Salwan Georges' moving documentary projects and photos have appeared in a variety of publications, with his most renowned project — a series focused on the thousands of Iraqi refugees who have settled in Dearborn since the Iraq War — has been featured in the Washington Post and Business Insider.
This month, the 24-year-old honors student will cross the stage to graduate from the Honors College at Oakland University in Rochester, with a bachelor's degree in journalism and a full-time internship with the Detroit Free Press. It's a notable feat for anyone, but for Georges, it's especially sweet: Growing up, the Iraqi refugee missed six years of school.
Born in war-torn Baghdad during the First Gulf War, Georges says his earliest childhood memories are of looking out a window of his family's house to bombs in the distance, thinking they were fireworks.
When his family fled to a Syrian monastery in Damascus to escape the violence when he was 8 years old, Georges was told he could not attend school due to his status as a refugee — a growing problem in Syria today as 2.2 million school age children are not allowed to go to school, according to the Middle East Institute.
Instead, Georges tended to olive trees on the mountainside, where he says he first fell in love with painting landscapes, now one of his favorite subjects to photograph. "I loved the mountains, but I just wanted to go to school," he says. Georges' wish was granted in 2004, when, 10 years later, his family's paperwork was finally cleared for a move to America.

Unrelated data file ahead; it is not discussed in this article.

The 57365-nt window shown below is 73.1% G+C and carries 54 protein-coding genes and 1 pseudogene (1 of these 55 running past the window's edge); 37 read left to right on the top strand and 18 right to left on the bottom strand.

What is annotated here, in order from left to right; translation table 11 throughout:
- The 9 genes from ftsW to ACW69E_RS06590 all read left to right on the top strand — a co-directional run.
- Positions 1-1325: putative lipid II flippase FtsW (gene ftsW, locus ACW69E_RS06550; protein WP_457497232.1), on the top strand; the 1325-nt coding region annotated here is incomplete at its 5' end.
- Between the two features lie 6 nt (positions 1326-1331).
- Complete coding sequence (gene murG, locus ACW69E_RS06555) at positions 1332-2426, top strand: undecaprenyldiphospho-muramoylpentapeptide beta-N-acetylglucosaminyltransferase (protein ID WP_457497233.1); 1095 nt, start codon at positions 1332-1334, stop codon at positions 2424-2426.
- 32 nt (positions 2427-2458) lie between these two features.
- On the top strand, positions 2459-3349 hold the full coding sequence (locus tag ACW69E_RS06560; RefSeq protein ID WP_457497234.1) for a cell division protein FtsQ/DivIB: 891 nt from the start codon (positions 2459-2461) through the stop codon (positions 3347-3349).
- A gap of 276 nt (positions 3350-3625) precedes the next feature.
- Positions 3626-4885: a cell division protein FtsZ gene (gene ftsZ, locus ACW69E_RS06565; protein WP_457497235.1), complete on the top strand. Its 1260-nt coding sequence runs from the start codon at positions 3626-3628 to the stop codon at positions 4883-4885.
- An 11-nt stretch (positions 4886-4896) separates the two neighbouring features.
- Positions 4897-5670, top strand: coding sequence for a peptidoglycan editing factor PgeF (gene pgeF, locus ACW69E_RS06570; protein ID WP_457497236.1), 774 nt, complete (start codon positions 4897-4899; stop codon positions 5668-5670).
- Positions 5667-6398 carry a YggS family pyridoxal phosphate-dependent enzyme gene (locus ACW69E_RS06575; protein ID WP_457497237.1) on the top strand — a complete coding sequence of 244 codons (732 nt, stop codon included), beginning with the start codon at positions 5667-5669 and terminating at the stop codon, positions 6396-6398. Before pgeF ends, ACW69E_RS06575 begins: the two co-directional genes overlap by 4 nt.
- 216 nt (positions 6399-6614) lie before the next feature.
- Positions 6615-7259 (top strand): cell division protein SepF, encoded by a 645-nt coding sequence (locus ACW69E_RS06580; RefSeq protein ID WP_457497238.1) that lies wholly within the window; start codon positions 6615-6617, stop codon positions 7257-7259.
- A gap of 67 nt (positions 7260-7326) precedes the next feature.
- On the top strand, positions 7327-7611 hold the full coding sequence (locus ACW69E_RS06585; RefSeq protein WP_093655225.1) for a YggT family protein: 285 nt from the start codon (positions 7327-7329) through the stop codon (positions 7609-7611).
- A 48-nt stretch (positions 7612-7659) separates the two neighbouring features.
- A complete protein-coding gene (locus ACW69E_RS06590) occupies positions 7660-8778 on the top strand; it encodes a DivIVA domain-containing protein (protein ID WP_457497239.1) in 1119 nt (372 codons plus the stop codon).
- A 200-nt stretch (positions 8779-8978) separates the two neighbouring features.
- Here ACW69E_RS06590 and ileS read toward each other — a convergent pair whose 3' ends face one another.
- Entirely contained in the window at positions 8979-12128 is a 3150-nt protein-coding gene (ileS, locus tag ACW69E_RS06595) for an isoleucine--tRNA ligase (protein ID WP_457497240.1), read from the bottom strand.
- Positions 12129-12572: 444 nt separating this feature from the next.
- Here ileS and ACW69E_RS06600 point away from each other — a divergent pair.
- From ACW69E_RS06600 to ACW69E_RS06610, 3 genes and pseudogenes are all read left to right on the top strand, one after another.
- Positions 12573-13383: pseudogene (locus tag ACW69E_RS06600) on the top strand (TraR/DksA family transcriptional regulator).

It was his uncle's advice on Georges' first day in the U.S., he says, that gave him the strength to start again in a new country. "He said that he didn't have a chance to go to college, so make sure to learn. (He said) it can change your life.'Those words changed my life."
Georges' uncle, a translator for the U.S. Army, was killed two years later in a car explosion at a Baghdad checkpoint, but Georges says his words helped him deal with the challenges to come, like learning a new language. "I didn't even know 'yes' and 'no,' that's how bad it was," he says.
"I felt really small in this country. I'd see people talking but I wouldn't know what they were saying so I'd just smile." Not speaking English and having been out of school for six year meant Georges failed almost every class his freshman year at Southfield Lathrup High School in Southfield, Mich. "Except for American History — I got a C," he says with a laugh.
The struggles he and many other faced, he says, is what he aimed to capture in "Starting over in Dearborn, Michigan: The Arab capital of North America." "There're a lot of untold stories," he says, now fluent in English. "A lot of people suffered but they just don't say anything about it because they're just happy to be here, they're happy to see a light at the end of the tunnel.
"It's hard to get jobs when you can't speak English and everything is very confusing. I remember it was very hard for my parents to find work when we got here." Georges adds that "some people act like they've been here for forever, but we're all visitors here, we're all in the same boat. I want people to understand that it's the same for my people as it was for theirs when their families came here."
And while his story has a happy ending as he prepares to turn the tassel, he says he's found his passion in exposing the inequities of marginalized or struggling groups and minorities. "It makes my family and my country proud, you know. America is my home, but Iraq is my heart."
By Oona Goodin-Smith